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Time dependent geodetic motions at convergent margins (co-organized)
Convener: Giorgi Khazaradze Tsilosani 
 / Attendance Tue, 09 Apr, 17:30–19:00  / Red Posters

It was exactly 100 years ago that Alfred Wegener discovered continental drift. Since then, the motion of the plates has been mainly treated as constant at year and decade time scales. However, with the advent of space-geodetic measurements and the recent improvements in the resolution of position estimates at continuously monitoring GNSS stations it is now possible to observe time-dependent, transient motions, related to more subtle physical processes than those envisioned by Wegener.
For example, one of the remarkable discoveries of the past decades is the existence of periodic slow-slip at many convergent plate boundaries. In 2001, transient slow slip was detected at the northern Cascadia Subduction Zone as a result of careful analysis of accurate, continuous GPS time-series [Dragert et al., 2001]. In Cascadia the slow slip repeats itself with a surprising regularity of 14 to 15 months [Miller et al., 2002] and usually is accompanied by a seismic tremor. Since then, other studies have reported slow slip events and tremor at many other subduction zones around the world.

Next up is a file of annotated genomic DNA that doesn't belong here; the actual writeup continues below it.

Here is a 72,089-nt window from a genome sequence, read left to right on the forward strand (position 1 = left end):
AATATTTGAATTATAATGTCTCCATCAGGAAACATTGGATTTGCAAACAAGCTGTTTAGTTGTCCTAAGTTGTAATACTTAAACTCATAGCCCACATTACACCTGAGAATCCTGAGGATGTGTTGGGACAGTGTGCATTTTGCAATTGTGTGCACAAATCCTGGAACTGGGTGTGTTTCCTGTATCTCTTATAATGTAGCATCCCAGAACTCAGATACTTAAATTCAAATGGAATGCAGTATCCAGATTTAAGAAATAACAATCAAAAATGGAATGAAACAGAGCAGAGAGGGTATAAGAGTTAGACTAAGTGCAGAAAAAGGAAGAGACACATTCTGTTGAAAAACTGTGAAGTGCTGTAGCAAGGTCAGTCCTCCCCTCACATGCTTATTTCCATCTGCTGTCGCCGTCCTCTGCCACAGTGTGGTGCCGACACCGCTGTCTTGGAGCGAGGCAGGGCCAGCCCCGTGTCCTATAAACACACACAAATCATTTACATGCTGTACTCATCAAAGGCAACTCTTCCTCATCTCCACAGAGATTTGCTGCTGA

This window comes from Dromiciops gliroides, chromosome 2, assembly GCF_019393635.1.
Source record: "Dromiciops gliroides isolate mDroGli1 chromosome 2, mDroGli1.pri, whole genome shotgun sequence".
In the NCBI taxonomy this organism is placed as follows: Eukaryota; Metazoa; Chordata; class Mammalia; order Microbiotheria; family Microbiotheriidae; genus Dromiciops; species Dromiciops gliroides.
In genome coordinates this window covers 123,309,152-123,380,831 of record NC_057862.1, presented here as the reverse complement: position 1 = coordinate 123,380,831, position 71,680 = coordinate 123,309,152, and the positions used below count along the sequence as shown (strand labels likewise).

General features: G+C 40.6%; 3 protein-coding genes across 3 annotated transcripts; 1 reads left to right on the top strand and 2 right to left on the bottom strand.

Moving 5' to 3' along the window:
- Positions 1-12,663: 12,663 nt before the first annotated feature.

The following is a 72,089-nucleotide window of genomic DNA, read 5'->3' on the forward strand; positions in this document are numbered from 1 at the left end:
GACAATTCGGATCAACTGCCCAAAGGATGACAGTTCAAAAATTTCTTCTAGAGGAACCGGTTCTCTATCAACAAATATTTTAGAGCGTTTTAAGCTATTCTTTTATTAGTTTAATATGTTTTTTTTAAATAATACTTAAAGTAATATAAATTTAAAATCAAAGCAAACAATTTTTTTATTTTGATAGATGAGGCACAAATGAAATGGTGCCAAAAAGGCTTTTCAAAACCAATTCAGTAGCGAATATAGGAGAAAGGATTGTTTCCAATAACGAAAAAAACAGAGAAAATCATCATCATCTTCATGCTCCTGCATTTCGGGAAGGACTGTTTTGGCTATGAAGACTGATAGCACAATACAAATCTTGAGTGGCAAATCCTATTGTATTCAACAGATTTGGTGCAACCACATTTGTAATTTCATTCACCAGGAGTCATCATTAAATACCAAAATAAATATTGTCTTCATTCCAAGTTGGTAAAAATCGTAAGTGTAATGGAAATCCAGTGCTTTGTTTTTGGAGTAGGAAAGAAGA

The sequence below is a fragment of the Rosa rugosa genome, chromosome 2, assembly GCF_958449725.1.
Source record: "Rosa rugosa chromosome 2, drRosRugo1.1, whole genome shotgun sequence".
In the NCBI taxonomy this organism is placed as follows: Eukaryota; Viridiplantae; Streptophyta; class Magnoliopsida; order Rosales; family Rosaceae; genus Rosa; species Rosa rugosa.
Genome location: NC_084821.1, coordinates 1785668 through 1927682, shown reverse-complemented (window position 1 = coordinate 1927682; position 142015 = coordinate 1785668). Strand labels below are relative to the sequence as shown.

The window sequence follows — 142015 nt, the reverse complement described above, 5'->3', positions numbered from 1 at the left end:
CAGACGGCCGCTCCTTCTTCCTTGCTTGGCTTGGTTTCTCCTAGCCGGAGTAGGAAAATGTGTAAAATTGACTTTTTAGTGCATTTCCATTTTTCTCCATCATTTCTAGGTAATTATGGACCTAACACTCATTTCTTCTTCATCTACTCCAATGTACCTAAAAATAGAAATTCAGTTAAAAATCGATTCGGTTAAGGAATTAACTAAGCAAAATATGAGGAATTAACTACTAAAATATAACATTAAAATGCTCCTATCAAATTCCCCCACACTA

The wide-spread occurrence of these transient, time-dependent events suggests fundamentally different physical processes take place at the fault interface, with important implications for the dynamics and earthquake potential.
We welcome contributions that address theoretical and observational time-dependent motions on time scales of days to months to years at convergent margins and their implications for subduction dynamics and other convergent plate boundaries around the world.